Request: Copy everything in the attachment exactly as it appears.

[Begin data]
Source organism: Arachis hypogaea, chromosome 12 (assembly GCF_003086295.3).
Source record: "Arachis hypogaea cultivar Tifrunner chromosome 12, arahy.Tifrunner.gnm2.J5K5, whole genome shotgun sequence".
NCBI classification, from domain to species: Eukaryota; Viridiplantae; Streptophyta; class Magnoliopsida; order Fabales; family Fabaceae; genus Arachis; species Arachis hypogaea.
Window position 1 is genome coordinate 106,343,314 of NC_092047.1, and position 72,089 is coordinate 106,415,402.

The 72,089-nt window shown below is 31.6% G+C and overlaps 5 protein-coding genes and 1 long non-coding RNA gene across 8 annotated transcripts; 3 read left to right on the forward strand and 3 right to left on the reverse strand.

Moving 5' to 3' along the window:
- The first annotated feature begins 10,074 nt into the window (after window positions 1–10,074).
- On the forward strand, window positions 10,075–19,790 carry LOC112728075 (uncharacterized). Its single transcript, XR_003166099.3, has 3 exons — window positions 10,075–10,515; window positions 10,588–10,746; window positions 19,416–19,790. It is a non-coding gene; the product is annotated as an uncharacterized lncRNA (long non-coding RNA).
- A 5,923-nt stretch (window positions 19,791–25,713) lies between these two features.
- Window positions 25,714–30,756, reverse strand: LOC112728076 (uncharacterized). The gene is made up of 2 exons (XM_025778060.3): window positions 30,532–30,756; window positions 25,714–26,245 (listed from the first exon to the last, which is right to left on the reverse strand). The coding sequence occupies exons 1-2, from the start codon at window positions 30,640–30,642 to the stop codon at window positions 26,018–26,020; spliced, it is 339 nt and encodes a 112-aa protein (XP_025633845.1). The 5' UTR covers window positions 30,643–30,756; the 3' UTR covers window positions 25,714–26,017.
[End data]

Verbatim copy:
Source organism: Arachis hypogaea, chromosome 12 (assembly GCF_003086295.3).
Source record: "Arachis hypogaea cultivar Tifrunner chromosome 12, arahy.Tifrunner.gnm2.J5K5, whole genome shotgun sequence".
NCBI classification, from domain to species: Eukaryota; Viridiplantae; Streptophyta; class Magnoliopsida; order Fabales; family Fabaceae; genus Arachis; species Arachis hypogaea.
Window position 1 is genome coordinate 106,343,314 of NC_092047.1, and position 72,089 is coordinate 106,415,402.

The 72,089-nt window shown below is 31.6% G+C and overlaps 5 protein-coding genes and 1 long non-coding RNA gene across 8 annotated transcripts; 3 read left to right on the forward strand and 3 right to left on the reverse strand.

Moving 5' to 3' along the window:
- The first annotated feature begins 10,074 nt into the window (after window positions 1–10,074).
- On the forward strand, window positions 10,075–19,790 carry LOC112728075 (uncharacterized). Its single transcript, XR_003166099.3, has 3 exons — window positions 10,075–10,515; window positions 10,588–10,746; window positions 19,416–19,790. It is a non-coding gene; the product is annotated as an uncharacterized lncRNA (long non-coding RNA).
- A 5,923-nt stretch (window positions 19,791–25,713) lies between these two features.
- Window positions 25,714–30,756, reverse strand: LOC112728076 (uncharacterized). The gene is made up of 2 exons (XM_025778060.3): window positions 30,532–30,756; window positions 25,714–26,245 (listed from the first exon to the last, which is right to left on the reverse strand). The coding sequence occupies exons 1-2, from the start codon at window positions 30,640–30,642 to the stop codon at window positions 26,018–26,020; spliced, it is 339 nt and encodes a 112-aa protein (XP_025633845.1). The 5' UTR covers window positions 30,643–30,756; the 3' UTR covers window positions 25,714–26,017.